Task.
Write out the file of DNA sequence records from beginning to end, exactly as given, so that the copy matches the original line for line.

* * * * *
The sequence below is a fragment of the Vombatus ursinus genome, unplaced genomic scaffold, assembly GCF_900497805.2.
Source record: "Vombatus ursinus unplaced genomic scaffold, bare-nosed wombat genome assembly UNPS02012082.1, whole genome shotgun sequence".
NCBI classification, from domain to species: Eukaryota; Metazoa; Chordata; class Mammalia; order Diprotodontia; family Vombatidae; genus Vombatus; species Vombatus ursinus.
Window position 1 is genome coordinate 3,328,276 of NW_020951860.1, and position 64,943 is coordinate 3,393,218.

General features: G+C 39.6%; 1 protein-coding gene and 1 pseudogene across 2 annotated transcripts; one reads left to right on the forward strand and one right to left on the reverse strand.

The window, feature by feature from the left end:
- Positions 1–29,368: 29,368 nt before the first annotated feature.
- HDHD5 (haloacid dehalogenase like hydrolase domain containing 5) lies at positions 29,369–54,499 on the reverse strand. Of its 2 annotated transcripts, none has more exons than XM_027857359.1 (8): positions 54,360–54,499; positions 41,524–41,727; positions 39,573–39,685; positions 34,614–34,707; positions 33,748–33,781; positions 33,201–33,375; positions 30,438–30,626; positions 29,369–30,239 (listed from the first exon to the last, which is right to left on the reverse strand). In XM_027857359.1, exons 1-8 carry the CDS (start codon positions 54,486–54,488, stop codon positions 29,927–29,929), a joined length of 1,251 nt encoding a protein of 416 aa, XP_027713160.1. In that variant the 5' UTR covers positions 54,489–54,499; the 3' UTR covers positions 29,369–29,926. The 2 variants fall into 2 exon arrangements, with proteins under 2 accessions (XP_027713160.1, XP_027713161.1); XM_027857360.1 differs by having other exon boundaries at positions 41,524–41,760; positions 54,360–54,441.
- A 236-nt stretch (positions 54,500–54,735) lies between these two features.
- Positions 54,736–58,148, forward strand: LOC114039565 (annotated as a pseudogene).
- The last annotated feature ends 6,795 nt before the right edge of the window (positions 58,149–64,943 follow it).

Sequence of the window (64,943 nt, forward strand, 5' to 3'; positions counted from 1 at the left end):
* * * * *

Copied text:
The sequence below is a fragment of the Vombatus ursinus genome, unplaced genomic scaffold, assembly GCF_900497805.2.
Source record: "Vombatus ursinus unplaced genomic scaffold, bare-nosed wombat genome assembly UNPS02012082.1, whole genome shotgun sequence".
NCBI classification, from domain to species: Eukaryota; Metazoa; Chordata; class Mammalia; order Diprotodontia; family Vombatidae; genus Vombatus; species Vombatus ursinus.
Window position 1 is genome coordinate 3,328,276 of NW_020951860.1, and position 64,943 is coordinate 3,393,218.

General features: G+C 39.6%; 1 protein-coding gene and 1 pseudogene across 2 annotated transcripts; one reads left to right on the forward strand and one right to left on the reverse strand.

The window, feature by feature from the left end:
- Positions 1–29,368: 29,368 nt before the first annotated feature.
- HDHD5 (haloacid dehalogenase like hydrolase domain containing 5) lies at positions 29,369–54,499 on the reverse strand. Of its 2 annotated transcripts, none has more exons than XM_027857359.1 (8): positions 54,360–54,499; positions 41,524–41,727; positions 39,573–39,685; positions 34,614–34,707; positions 33,748–33,781; positions 33,201–33,375; positions 30,438–30,626; positions 29,369–30,239 (listed from the first exon to the last, which is right to left on the reverse strand). In XM_027857359.1, exons 1-8 carry the CDS (start codon positions 54,486–54,488, stop codon positions 29,927–29,929), a joined length of 1,251 nt encoding a protein of 416 aa, XP_027713160.1. In that variant the 5' UTR covers positions 54,489–54,499; the 3' UTR covers positions 29,369–29,926. The 2 variants fall into 2 exon arrangements, with proteins under 2 accessions (XP_027713160.1, XP_027713161.1); XM_027857360.1 differs by having other exon boundaries at positions 41,524–41,760; positions 54,360–54,441.
- A 236-nt stretch (positions 54,500–54,735) lies between these two features.
- Positions 54,736–58,148, forward strand: LOC114039565 (annotated as a pseudogene).
- The last annotated feature ends 6,795 nt before the right edge of the window (positions 58,149–64,943 follow it).

Sequence of the window (64,943 nt, forward strand, 5' to 3'; positions counted from 1 at the left end):